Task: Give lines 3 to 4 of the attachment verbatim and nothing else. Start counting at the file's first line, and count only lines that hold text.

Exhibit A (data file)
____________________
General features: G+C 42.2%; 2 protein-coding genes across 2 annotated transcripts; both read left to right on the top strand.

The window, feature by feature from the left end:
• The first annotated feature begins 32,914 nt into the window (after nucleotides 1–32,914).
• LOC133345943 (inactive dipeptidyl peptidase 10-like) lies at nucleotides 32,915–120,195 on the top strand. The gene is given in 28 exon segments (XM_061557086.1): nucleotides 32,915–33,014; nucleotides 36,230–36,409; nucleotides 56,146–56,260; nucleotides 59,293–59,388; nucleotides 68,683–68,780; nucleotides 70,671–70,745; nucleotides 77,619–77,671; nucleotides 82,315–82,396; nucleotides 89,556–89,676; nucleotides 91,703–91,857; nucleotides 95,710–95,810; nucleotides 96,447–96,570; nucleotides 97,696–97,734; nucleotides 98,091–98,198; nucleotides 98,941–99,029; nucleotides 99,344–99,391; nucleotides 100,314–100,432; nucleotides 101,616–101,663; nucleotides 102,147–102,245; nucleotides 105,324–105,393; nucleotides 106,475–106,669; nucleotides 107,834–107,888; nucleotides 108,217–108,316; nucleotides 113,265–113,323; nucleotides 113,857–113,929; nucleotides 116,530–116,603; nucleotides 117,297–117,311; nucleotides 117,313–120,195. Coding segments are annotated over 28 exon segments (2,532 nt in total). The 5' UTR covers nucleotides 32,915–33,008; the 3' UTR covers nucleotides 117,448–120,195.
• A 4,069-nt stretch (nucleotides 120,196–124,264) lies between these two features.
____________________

• The first annotated feature begins 32,914 nt into the window (after nucleotides 1–32,914).
• LOC133345943 (inactive dipeptidyl peptidase 10-like) lies at nucleotides 32,915–120,195 on the top strand. The gene is given in 28 exon segments (XM_061557086.1): nucleotides 32,915–33,014; nucleotides 36,230–36,409; nucleotides 56,146–56,260; nucleotides 59,293–59,388; nucleotides 68,683–68,780; nucleotides 70,671–70,745; nucleotides 77,619–77,671; nucleotides 82,315–82,396; nucleotides 89,556–89,676; nucleotides 91,703–91,857; nucleotides 95,710–95,810; nucleotides 96,447–96,570; nucleotides 97,696–97,734; nucleotides 98,091–98,198; nucleotides 98,941–99,029; nucleotides 99,344–99,391; nucleotides 100,314–100,432; nucleotides 101,616–101,663; nucleotides 102,147–102,245; nucleotides 105,324–105,393; nucleotides 106,475–106,669; nucleotides 107,834–107,888; nucleotides 108,217–108,316; nucleotides 113,265–113,323; nucleotides 113,857–113,929; nucleotides 116,530–116,603; nucleotides 117,297–117,311; nucleotides 117,313–120,195. Coding segments are annotated over 28 exon segments (2,532 nt in total). The 5' UTR covers nucleotides 32,915–33,008; the 3' UTR covers nucleotides 117,448–120,195.